The impact of violence ranges from immediate to long term physical, sexual and mental health consequences for women and girls, including death. It negatively affects women’s general well-being and prevents women from fully participating in society. Violence not only has long lasting consequences for women but also their families, the community and the country at large. It also has tremendous costs, from greater health care and legal expenses to productivity losses, impacting national budgets and overall development.
An unprecedented number of countries have laws and policies against various forms of violence. Challenges remain however in implementing these measures. Many women still lack access to free or affordable essential services in sectors such as health, police, justice and social support to ensure their safety, protection and recovery. Not enough is done to prevent violence, which is the most challenging but also effective way to eliminate violence in a sustainable way
Violence against women and girls is a global pandemic and the most pervasive and widespread human rights violation. More than 1 in 3 women (36.6%) in Africa report having experienced physical, and/or sexual partner violence or sexual violence by a non-partner1. Across Africa, 125 million girls and women alive today were married before their 18th birthday.
One in three women worldwide experience physical or sexual violence, mostly by an intimate partner. Violence against women and girls is a human rights violation, and the immediate and long-term physical, sexual, and mental consequences for women and girls can be devastating, including death. Violence negatively affects women’s general well-being and prevents women from fully participating in society. It impacts their families, their community, and the country at large. It has tremendous costs, from greater strains on health care to legal expenses and losses in productivity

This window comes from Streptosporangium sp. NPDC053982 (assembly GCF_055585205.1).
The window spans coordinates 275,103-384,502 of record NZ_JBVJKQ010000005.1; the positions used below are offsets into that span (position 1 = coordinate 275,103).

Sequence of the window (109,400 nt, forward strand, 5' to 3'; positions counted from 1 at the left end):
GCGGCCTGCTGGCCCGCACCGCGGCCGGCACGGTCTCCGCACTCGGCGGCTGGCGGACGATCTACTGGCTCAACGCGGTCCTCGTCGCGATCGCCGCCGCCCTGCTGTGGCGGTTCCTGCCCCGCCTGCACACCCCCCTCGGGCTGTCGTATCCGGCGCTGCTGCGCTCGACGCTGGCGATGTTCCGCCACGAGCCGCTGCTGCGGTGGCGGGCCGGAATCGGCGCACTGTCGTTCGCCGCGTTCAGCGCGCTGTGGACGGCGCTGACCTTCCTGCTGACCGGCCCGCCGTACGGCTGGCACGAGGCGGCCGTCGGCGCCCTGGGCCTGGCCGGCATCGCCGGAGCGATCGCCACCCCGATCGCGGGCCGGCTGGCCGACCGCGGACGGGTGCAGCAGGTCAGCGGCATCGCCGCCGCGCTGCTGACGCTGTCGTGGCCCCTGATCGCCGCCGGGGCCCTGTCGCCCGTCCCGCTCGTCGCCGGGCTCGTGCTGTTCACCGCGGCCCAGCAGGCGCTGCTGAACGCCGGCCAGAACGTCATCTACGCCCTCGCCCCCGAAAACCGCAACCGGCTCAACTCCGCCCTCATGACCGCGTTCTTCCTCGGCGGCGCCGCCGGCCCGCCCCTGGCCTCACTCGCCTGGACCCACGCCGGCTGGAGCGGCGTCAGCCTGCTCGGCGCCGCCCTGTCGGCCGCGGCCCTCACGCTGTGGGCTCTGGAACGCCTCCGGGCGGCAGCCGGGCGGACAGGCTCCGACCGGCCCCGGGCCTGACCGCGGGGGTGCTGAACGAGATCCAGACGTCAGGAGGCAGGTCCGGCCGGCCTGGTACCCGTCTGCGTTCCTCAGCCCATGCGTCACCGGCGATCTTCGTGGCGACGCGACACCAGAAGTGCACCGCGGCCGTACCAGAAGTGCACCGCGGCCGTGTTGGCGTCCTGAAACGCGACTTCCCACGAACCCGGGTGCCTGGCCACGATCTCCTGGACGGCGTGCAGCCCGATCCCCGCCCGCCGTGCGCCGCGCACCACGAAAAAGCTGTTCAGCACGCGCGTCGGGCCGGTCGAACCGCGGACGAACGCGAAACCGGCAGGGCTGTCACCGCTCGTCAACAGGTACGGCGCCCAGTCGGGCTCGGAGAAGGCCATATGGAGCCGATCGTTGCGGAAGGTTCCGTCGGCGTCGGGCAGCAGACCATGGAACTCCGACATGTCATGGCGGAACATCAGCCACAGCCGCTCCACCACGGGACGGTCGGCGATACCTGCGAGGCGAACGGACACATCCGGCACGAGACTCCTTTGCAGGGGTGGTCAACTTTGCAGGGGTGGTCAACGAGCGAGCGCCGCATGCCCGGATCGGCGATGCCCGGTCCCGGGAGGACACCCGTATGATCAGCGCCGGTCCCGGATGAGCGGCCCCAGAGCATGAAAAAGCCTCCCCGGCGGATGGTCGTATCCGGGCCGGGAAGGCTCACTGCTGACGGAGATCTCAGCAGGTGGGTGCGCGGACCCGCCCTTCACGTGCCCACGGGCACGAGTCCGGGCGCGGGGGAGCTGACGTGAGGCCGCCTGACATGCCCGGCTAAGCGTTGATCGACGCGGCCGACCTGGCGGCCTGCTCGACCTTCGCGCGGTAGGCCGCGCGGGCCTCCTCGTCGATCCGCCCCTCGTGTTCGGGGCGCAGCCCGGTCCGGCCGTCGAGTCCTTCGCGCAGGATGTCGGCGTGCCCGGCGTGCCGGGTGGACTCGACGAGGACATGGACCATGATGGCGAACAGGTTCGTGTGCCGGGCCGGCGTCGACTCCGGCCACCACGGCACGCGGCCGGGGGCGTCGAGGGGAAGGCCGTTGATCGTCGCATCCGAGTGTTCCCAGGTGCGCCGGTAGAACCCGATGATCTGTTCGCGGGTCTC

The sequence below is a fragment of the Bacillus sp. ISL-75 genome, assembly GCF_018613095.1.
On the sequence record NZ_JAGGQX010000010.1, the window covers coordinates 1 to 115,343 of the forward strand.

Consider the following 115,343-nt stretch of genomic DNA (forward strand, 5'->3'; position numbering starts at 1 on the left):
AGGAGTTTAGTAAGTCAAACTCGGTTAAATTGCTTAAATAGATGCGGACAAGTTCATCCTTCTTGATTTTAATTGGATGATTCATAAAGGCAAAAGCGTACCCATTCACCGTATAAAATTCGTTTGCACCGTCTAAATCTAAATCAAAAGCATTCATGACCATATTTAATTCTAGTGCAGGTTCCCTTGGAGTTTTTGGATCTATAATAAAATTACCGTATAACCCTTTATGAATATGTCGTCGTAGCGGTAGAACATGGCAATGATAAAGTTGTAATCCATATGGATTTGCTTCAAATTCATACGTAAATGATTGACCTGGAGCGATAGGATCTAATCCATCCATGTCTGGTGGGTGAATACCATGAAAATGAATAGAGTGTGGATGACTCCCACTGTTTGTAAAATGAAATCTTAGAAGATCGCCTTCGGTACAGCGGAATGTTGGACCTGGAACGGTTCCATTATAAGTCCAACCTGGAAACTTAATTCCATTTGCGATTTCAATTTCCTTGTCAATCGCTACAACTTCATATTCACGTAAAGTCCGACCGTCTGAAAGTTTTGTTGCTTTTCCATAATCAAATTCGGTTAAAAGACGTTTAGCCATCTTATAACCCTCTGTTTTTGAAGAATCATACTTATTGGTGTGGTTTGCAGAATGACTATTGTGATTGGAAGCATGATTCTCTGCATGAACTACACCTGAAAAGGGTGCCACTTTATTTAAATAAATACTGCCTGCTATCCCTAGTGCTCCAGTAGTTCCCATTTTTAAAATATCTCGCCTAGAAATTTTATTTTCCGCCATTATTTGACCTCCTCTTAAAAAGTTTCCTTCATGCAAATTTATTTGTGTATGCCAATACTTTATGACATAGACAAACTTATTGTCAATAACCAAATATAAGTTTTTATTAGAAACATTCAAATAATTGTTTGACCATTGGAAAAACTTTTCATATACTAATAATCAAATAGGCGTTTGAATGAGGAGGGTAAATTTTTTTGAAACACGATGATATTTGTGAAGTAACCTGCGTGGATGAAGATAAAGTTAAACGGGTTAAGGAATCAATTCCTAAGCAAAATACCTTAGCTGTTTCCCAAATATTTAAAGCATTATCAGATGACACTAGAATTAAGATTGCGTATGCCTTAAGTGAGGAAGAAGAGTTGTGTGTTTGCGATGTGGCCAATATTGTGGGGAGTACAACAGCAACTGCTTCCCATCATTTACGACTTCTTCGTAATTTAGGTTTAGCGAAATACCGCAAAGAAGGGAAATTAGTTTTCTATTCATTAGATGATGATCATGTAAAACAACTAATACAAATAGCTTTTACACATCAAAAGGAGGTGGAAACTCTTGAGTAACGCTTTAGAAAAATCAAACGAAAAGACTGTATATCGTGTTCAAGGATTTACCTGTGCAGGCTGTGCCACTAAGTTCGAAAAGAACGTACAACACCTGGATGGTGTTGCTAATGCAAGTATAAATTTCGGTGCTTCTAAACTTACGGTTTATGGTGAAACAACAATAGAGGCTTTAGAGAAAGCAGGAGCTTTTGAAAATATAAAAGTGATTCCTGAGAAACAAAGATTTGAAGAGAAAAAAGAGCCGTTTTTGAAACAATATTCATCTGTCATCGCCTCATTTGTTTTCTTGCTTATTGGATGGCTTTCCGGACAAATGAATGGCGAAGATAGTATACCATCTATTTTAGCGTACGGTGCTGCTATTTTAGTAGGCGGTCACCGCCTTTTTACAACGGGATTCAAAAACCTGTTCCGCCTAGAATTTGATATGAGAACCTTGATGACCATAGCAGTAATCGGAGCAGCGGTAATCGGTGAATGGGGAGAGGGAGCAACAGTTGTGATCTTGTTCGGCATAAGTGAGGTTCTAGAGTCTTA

Overall, over one in three young women in Africa were married at childhood, and one in ten before their 15 birthdays. It is particularly severe in West Africa especially in Ghana and Central Africa which is home to 6 of the 10 countries with the highest child marriage prevalence levels in the world, all of which have prevalence over 50%. Niger has the highest prevalence of child marriage in the world at 76%. Central African Republic (CAR) has a prevalence of 68% with Chad at 67%. The prevalence of child marriage below the age of 15 years is also very high at 14% for the region, with Chad, CAR and Niger all having prevalence rates over 25%.
An estimated 200 million girls and women alive today are believed to have been subjected to female genital mutilation (FGM). The current humanitarian crisis threatens to derail the future of an entire generation. Due to the COVID-19 pandemic, meeting the Sustainable Development Goals (SDGs), including the elimination of female genital mutilation by 2030, will be disrupted, and an estimated two million additional cases of female genital mutilation will need to be averted. (UNFPA, April 2020)